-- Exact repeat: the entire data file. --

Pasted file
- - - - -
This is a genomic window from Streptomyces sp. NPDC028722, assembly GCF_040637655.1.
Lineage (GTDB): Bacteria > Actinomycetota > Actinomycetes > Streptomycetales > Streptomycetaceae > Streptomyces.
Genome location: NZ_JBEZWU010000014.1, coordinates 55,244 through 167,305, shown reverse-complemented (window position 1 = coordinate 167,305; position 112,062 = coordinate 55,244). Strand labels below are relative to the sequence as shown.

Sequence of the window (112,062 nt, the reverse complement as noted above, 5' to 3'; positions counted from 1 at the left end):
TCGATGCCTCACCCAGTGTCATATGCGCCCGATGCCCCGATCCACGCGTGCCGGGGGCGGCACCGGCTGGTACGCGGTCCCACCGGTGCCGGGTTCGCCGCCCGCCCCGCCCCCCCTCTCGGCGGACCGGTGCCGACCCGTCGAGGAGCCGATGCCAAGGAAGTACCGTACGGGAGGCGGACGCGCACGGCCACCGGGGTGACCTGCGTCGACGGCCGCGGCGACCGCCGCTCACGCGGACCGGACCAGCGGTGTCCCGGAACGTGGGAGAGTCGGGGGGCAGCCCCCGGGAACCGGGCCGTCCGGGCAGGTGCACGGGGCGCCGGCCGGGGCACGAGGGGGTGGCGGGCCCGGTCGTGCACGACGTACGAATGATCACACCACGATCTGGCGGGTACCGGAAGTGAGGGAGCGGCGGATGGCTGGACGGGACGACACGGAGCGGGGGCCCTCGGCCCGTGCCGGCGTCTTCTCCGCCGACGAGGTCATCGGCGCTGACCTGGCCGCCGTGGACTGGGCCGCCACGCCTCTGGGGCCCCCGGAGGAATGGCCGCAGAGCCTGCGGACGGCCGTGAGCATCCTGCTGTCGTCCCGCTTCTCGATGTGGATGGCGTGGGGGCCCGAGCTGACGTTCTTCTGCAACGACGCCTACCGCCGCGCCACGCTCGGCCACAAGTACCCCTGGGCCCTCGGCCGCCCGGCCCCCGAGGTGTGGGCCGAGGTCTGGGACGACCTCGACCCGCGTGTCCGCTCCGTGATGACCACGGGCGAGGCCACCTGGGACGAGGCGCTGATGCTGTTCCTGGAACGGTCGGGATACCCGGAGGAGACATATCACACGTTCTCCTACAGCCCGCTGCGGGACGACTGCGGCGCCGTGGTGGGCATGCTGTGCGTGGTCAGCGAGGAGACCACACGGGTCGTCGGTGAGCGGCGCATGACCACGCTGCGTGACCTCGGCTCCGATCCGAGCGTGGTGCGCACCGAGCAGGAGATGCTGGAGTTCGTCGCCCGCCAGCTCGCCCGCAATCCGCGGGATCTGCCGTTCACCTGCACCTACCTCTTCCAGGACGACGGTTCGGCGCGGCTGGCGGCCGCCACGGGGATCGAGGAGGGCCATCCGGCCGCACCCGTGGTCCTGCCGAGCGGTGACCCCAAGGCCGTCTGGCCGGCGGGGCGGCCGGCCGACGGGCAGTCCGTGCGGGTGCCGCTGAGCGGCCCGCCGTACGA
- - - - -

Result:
This is a genomic window from Streptomyces sp. NPDC028722, assembly GCF_040637655.1.
Lineage (GTDB): Bacteria > Actinomycetota > Actinomycetes > Streptomycetales > Streptomycetaceae > Streptomyces.
Genome location: NZ_JBEZWU010000014.1, coordinates 55,244 through 167,305, shown reverse-complemented (window position 1 = coordinate 167,305; position 112,062 = coordinate 55,244). Strand labels below are relative to the sequence as shown.

Sequence of the window (112,062 nt, the reverse complement as noted above, 5' to 3'; positions counted from 1 at the left end):
TCGATGCCTCACCCAGTGTCATATGCGCCCGATGCCCCGATCCACGCGTGCCGGGGGCGGCACCGGCTGGTACGCGGTCCCACCGGTGCCGGGTTCGCCGCCCGCCCCGCCCCCCCTCTCGGCGGACCGGTGCCGACCCGTCGAGGAGCCGATGCCAAGGAAGTACCGTACGGGAGGCGGACGCGCACGGCCACCGGGGTGACCTGCGTCGACGGCCGCGGCGACCGCCGCTCACGCGGACCGGACCAGCGGTGTCCCGGAACGTGGGAGAGTCGGGGGGCAGCCCCCGGGAACCGGGCCGTCCGGGCAGGTGCACGGGGCGCCGGCCGGGGCACGAGGGGGTGGCGGGCCCGGTCGTGCACGACGTACGAATGATCACACCACGATCTGGCGGGTACCGGAAGTGAGGGAGCGGCGGATGGCTGGACGGGACGACACGGAGCGGGGGCCCTCGGCCCGTGCCGGCGTCTTCTCCGCCGACGAGGTCATCGGCGCTGACCTGGCCGCCGTGGACTGGGCCGCCACGCCTCTGGGGCCCCCGGAGGAATGGCCGCAGAGCCTGCGGACGGCCGTGAGCATCCTGCTGTCGTCCCGCTTCTCGATGTGGATGGCGTGGGGGCCCGAGCTGACGTTCTTCTGCAACGACGCCTACCGCCGCGCCACGCTCGGCCACAAGTACCCCTGGGCCCTCGGCCGCCCGGCCCCCGAGGTGTGGGCCGAGGTCTGGGACGACCTCGACCCGCGTGTCCGCTCCGTGATGACCACGGGCGAGGCCACCTGGGACGAGGCGCTGATGCTGTTCCTGGAACGGTCGGGATACCCGGAGGAGACATATCACACGTTCTCCTACAGCCCGCTGCGGGACGACTGCGGCGCCGTGGTGGGCATGCTGTGCGTGGTCAGCGAGGAGACCACACGGGTCGTCGGTGAGCGGCGCATGACCACGCTGCGTGACCTCGGCTCCGATCCGAGCGTGGTGCGCACCGAGCAGGAGATGCTGGAGTTCGTCGCCCGCCAGCTCGCCCGCAATCCGCGGGATCTGCCGTTCACCTGCACCTACCTCTTCCAGGACGACGGTTCGGCGCGGCTGGCGGCCGCCACGGGGATCGAGGAGGGCCATCCGGCCGCACCCGTGGTCCTGCCGAGCGGTGACCCCAAGGCCGTCTGGCCGGCGGGGCGGCCGGCCGACGGGCAGTCCGTGCGGGTGCCGCTGAGCGGCCCGCCGTACGA